The tradesman that leaves his craft after mentoring his apprentice who can now provide for his family.

The person that loses their job and moves to follow work in a new town and leaves a home for someone who has lost their job and moves to that town to follow work.

The athlete that suffers a season ending injury opening up a spot for the overlooked player on the bench. The player that when given the chance reveals her excellence and earns the starting spot on the team.

The eggs that I crack for breakfast each morning providing protein to fuel me for the day and the spinach I chop – the leaves that started as a single seed, grew to an abundant bush of leaves and when mixed with my eggs add extra nutrition to my morning.

Starts and finishes – I see the pattern all around me.

And so do you.

This simple reality that shows up in our work place, our leisure activities, our breakfast food.

The ones that can ultimately

Point us to truth.

The truth that despite the pain we may feel when one thing ends and another begins, we have hope.

We have hope even when we face the ultimate ending, when our days or the ones of our loved ones come to a close. When the cycle is complete, the race is finished. We have hope that this one big end is entrance to the most grand and eternal beginning. Our hope for a life, when as C.S. Lewis quoting Samwise in the Lord of the Rings , says “Everything sad will become untrue.”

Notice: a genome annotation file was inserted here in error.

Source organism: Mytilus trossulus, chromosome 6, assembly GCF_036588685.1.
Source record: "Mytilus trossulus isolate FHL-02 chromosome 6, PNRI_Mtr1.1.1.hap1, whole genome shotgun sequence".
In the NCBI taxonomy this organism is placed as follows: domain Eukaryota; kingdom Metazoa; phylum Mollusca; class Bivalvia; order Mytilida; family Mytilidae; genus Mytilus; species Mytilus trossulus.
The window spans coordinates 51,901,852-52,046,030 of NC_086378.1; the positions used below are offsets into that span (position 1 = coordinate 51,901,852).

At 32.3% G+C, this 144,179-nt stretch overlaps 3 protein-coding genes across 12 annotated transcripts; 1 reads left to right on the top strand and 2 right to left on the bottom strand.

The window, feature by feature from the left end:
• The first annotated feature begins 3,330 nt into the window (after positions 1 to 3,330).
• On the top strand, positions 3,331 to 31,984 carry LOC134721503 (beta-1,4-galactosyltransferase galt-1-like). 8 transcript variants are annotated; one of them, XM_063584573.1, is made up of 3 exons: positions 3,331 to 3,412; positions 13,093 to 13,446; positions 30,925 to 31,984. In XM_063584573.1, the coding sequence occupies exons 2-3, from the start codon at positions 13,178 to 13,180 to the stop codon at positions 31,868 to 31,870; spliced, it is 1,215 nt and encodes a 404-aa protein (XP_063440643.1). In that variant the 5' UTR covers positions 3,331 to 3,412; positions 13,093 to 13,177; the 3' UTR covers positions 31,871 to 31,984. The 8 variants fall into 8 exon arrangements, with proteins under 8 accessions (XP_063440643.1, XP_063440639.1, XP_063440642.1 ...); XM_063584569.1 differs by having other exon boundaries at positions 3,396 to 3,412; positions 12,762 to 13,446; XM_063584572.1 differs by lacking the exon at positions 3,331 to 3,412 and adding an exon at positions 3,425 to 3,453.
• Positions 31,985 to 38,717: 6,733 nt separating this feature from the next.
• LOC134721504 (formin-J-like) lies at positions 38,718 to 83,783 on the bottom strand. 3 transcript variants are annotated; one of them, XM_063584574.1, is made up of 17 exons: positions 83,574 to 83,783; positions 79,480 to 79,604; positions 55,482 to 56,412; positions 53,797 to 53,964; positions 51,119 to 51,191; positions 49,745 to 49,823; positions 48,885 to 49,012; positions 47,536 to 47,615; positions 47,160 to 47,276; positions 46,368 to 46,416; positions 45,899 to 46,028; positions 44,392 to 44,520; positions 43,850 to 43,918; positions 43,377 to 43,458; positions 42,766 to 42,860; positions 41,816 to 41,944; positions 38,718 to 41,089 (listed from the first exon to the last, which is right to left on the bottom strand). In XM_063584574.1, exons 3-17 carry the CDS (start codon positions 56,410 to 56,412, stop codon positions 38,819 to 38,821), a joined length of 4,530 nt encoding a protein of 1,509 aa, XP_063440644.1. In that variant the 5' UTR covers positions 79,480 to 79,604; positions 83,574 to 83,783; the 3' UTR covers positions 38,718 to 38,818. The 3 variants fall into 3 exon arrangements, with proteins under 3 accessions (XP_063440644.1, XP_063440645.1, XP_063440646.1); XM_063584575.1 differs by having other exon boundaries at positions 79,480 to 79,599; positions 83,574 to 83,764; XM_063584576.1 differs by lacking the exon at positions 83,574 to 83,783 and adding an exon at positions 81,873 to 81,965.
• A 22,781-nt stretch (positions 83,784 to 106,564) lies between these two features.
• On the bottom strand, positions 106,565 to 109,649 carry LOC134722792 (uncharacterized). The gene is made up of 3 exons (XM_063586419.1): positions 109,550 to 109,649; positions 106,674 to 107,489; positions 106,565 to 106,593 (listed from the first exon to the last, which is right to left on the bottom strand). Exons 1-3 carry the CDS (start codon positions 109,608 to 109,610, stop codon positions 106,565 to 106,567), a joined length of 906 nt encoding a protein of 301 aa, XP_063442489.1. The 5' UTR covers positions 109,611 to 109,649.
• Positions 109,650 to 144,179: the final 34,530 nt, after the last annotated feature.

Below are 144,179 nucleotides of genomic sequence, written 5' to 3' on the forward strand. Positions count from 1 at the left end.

No sorrow, no pain, no tears. We will see purpose in the hard of our earthly life. I like to think that I’ll have understanding of the blessings that came from the little deaths of disappointment and discouragement I felt in my life on earth. Like when the seed Luke talks about in chapter 24 dies – the one single seed, that upon death creates an abundant harvest.

Our beautiful beginning that we only have because of the one traumatic ending of our Savior Jesus.

His death after living a perfect life. His ending opens up our beginning.

His lonely, heart wrenching persecution when he took all our sin and pain right to the cross and resolutely completed the hardest race anyone will ever run. His death whose effects multiply daily as we share his love and his truth and his sacrifice with those that don’t understand his story and its role in ours.

Our story – the one with starts and finishes, endings and beginnings, celebration of new life and mourning death. The story that has purpose when we remember that God will use each hard for our good and others and for his ultimate glory. When we recognize the lessons and embrace the reminders.

As I wait someone else’s finish to open up my loved ones beginnings, I hold tight.

I hold tight to the God who ordains it all, all our beginnings and all our ends. I hold tight because this cycle is hard. The waiting, the starting, the ending. I hold tight while I clean out my flower bed, I pull out my sweaters as the air grows cold and when I chop my spinach each morning for breakfast.